The village wakes up in summer like the opening of a Disney movie. Last summer, my friend and I came of out breakfast in the main square and stepped right into a little parade, complete with a marching band. Music can be heard frequently on the streets, but the real deal is the spectacular Shalin Liu Performance Center, with its amazing backdrop of the coastline behind an impressive showcase of performers of all styles (classical, jazz, pop, folk, orchestral and choral). It’s a focal point of the village, a nice stroll from many of the hotels and inns and nestled between a number of restaurants and art galleries.

Rockport1 2016

And, don’t forget the ART. Rockport is home to 30 galleries that show the works of hundreds of local artists. Visiting artists of all kinds are encouraged to set up easels and can easily by guided to many local spots for painting by the gallery owners in town. The Rockport Art Association also hosts a number of art exhibits and painting workshops where you learn the best of what these artists have to teach.

Two art-related events worth noting are:

Head to Gloucester for the small galleries, restaurants and shops of Rocky Neck and the Cape Ann Museum where you can explore the gloriously rich maritime and granite-quarrying history of this tiny New England region through centuries of fine art and sculpture.

Just so you know, there are many things that I’ve missed, so you’ll just have to go and explore it yourself (and share what you learn in the comments).


David Arsenault in his studio, August 2016

Make sure to say hi to David and talk to the locals—they love Rockport and Gloucester and will be very happy to tell you so much more about it!

More Reading:

In Rockport, artists kept the Depression at bay (Boston Globe, 2010)

Artists of Cape Ann – A 150-Year Tradition – by Kristian Davies, 2001

© Copyright 2017– Arts Enclave.

By land or by sea, turtles are awesome. They are the quietly intrepid explorers of our world who have been around for 157 million years, give or take a few, sharing the planet with everything from dinosaurs to us. They don’t talk. They don’t tell jokes or perform tricks. They make very unaffectionate pets—and yet few people don’t stop to watch a turtle just sitting in the sun or swimming about in a tank.


Here’s a painting (sorry, it’s already sold!) by Adirondack landscape artist Sandra Hildreth, called “Big Snapper in East Pine Pond” (oil, 9×12).

“I was out in my solo canoe on East Pine Pond, in the St Regis Canoe Area, and spotted the curved shape of the shell (the carapace) from some distance, not sure of what it was. I had my camera, with a good zoom lens, and zoomed in to see it was this very large snapping turtle that actually seemed to be dozing, resting on top of some dead trees in the water. As I drifted closer I actually wondered if it suddenly dove into the water, would it create a wake and capsize my canoe! Of course not… but the shell was probably close to 24” long – hard to judge the size in the painting. It did hear me coming, lift up it’s head, then quietly slipped into the water like a submarine. So it was just a pleasant memory that I wanted to record in paint.” SANDRA HILDRETH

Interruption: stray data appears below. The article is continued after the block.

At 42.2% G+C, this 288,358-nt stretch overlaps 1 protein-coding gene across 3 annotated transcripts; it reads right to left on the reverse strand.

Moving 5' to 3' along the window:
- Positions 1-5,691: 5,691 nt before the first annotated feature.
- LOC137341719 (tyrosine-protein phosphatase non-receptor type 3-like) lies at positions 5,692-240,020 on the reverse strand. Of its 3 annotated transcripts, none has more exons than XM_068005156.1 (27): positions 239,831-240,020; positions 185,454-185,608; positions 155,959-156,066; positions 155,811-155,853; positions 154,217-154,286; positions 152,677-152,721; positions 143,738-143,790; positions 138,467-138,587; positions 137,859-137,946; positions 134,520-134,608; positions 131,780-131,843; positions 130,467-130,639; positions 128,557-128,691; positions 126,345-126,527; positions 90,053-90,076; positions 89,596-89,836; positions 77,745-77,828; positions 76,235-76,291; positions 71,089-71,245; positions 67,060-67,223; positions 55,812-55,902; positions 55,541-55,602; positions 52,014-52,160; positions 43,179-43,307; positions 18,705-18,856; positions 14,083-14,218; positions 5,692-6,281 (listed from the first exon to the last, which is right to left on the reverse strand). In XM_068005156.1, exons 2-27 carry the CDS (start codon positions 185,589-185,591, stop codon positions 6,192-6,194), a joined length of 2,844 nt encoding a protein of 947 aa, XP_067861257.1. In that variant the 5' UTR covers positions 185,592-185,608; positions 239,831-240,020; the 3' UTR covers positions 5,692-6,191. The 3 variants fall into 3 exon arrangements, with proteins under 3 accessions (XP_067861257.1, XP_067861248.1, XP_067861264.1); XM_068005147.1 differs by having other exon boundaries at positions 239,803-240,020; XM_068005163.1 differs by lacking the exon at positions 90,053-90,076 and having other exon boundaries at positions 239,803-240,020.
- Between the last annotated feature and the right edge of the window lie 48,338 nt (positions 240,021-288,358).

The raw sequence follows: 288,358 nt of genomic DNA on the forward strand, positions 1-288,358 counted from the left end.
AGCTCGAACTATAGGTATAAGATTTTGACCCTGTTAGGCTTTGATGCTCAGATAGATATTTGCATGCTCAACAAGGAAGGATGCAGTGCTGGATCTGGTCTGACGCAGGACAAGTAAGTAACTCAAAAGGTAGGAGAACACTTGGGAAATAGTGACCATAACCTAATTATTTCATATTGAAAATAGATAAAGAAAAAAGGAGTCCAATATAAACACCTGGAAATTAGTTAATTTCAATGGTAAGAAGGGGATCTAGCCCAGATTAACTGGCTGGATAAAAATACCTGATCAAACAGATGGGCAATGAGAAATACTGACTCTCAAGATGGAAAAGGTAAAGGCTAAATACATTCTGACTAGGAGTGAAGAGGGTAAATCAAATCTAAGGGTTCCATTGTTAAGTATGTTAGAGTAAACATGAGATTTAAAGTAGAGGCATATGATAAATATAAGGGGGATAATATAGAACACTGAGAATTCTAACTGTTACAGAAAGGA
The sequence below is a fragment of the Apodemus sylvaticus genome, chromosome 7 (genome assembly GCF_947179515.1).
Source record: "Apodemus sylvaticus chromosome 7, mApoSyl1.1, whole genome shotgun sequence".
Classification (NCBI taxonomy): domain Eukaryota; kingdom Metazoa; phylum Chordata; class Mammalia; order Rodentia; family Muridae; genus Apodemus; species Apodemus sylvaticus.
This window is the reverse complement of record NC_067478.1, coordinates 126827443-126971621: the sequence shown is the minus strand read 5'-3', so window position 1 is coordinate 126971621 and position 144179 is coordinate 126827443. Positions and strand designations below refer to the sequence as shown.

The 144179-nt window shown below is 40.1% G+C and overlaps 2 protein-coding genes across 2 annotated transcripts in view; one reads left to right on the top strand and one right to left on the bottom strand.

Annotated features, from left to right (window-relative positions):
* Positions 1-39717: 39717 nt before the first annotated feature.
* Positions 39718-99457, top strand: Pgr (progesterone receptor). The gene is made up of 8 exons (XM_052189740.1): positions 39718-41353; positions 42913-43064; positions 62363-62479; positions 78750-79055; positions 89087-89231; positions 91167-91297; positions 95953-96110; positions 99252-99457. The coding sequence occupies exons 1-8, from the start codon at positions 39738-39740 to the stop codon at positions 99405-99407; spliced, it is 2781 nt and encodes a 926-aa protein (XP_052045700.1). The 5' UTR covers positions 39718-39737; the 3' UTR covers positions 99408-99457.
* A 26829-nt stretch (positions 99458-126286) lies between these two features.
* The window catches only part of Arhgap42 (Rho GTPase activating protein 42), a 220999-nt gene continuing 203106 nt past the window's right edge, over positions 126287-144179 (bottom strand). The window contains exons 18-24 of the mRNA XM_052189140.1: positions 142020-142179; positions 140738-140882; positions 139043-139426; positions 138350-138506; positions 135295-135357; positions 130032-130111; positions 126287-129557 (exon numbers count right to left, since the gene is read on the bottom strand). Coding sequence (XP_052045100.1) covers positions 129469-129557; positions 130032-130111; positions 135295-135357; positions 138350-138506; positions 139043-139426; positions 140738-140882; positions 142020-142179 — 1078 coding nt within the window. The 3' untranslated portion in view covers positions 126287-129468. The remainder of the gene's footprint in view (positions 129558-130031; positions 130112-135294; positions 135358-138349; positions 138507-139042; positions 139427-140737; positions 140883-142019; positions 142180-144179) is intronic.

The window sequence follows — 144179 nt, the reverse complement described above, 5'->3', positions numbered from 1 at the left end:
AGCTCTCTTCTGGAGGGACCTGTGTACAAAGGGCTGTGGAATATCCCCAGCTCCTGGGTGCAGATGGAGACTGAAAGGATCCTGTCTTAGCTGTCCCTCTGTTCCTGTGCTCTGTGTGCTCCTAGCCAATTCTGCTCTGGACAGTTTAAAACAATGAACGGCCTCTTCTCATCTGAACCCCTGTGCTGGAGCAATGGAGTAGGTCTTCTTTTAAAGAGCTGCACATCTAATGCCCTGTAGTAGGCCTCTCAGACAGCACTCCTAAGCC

The Earth is home to approximately 327 species of turtles, living all over the world, on land and in the sea, according to Wikipedia. Sea turtles became a separate class around 110 million years ago.

What are they watching? What do they think about the world? We carry images of turtles as being wise creatures, slow and patient—the ones that cross the finish line. Will they still be here after we are gone? Turtles pose questions, they don’t answer them.

Personally, I harbor the hope that if I come back after this life, it will be as a sea turtle, encircling the globe, swimming free through the worlds oceans. They seem peaceful. They live their lives and don’t bother anybody or anything, but they come in contact with every part of the planet, silent, observing all.


“Righteous the Sea Turtle” by Marianne R. Schmidt (Acrylic paint, 24 X 30 on gallery wrapped 1.5 canvas)

“I try to affect people’s emotions in a positive way when I paint. If one of my pieces can bring a smile to someone’s face and glorify God then it was worth all the hours it took me to create it. I have become rather fond of him as many folks have told me it is their favorite piece from me so far.” MARIANNE R. SCHMIDT

Learn more about sea turtles and how to preserve them from the Olive Ridley Project.

Or just enjoy reading stories about them:

Alice’s Adventures in Wonderland Lewis Carroll

The Lathe of Heaven Ursula LeGuin

The Phoenix and the Turtle William Shakespeare

The Slow Waltz of Turtles Katherine Pancol

The Turtles of Oman Naomi Shihab Nye

Turtle Diary Russell Hoban